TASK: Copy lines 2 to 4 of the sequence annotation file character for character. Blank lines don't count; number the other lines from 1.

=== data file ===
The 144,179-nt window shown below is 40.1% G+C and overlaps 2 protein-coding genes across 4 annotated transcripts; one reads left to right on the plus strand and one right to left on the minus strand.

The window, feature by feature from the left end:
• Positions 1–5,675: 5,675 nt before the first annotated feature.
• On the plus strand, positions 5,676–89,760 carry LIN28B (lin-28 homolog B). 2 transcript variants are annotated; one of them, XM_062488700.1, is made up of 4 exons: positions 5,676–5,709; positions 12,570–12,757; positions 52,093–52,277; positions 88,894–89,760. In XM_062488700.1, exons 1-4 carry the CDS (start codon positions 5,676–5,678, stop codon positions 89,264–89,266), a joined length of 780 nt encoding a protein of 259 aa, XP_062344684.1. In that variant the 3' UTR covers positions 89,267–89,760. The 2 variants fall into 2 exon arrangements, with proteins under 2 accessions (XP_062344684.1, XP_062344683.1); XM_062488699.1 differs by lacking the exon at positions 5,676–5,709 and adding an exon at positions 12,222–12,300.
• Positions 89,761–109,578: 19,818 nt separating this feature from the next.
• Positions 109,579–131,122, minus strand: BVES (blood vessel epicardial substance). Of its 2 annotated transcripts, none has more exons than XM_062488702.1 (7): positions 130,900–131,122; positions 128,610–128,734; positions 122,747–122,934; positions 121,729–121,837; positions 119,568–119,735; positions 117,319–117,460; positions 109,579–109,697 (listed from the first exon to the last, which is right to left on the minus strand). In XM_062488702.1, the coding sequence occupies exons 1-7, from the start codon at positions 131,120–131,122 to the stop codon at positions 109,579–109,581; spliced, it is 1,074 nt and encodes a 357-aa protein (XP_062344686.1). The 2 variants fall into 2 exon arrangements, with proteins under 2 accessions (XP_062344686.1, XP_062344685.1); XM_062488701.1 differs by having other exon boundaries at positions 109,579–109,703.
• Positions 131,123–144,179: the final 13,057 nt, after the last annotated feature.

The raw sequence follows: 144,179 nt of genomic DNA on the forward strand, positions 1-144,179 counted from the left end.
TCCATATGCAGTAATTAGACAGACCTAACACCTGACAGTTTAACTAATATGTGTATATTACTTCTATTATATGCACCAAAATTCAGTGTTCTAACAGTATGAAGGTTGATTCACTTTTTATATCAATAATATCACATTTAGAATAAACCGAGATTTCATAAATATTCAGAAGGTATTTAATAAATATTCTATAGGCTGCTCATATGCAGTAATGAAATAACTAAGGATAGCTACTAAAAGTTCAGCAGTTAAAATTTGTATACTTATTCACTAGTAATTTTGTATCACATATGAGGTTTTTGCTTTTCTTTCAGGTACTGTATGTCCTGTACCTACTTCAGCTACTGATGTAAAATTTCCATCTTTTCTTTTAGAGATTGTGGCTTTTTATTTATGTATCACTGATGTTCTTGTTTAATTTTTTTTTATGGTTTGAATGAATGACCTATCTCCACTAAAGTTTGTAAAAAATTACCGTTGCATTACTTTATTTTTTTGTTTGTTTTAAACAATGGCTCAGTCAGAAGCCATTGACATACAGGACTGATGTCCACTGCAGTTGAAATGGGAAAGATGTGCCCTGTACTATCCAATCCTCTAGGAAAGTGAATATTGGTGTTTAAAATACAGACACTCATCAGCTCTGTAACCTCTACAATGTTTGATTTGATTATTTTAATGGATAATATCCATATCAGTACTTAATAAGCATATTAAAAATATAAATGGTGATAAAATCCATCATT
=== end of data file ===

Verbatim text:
The window, feature by feature from the left end:
• Positions 1–5,675: 5,675 nt before the first annotated feature.
• On the plus strand, positions 5,676–89,760 carry LIN28B (lin-28 homolog B). 2 transcript variants are annotated; one of them, XM_062488700.1, is made up of 4 exons: positions 5,676–5,709; positions 12,570–12,757; positions 52,093–52,277; positions 88,894–89,760. In XM_062488700.1, exons 1-4 carry the CDS (start codon positions 5,676–5,678, stop codon positions 89,264–89,266), a joined length of 780 nt encoding a protein of 259 aa, XP_062344684.1. In that variant the 3' UTR covers positions 89,267–89,760. The 2 variants fall into 2 exon arrangements, with proteins under 2 accessions (XP_062344684.1, XP_062344683.1); XM_062488699.1 differs by lacking the exon at positions 5,676–5,709 and adding an exon at positions 12,222–12,300.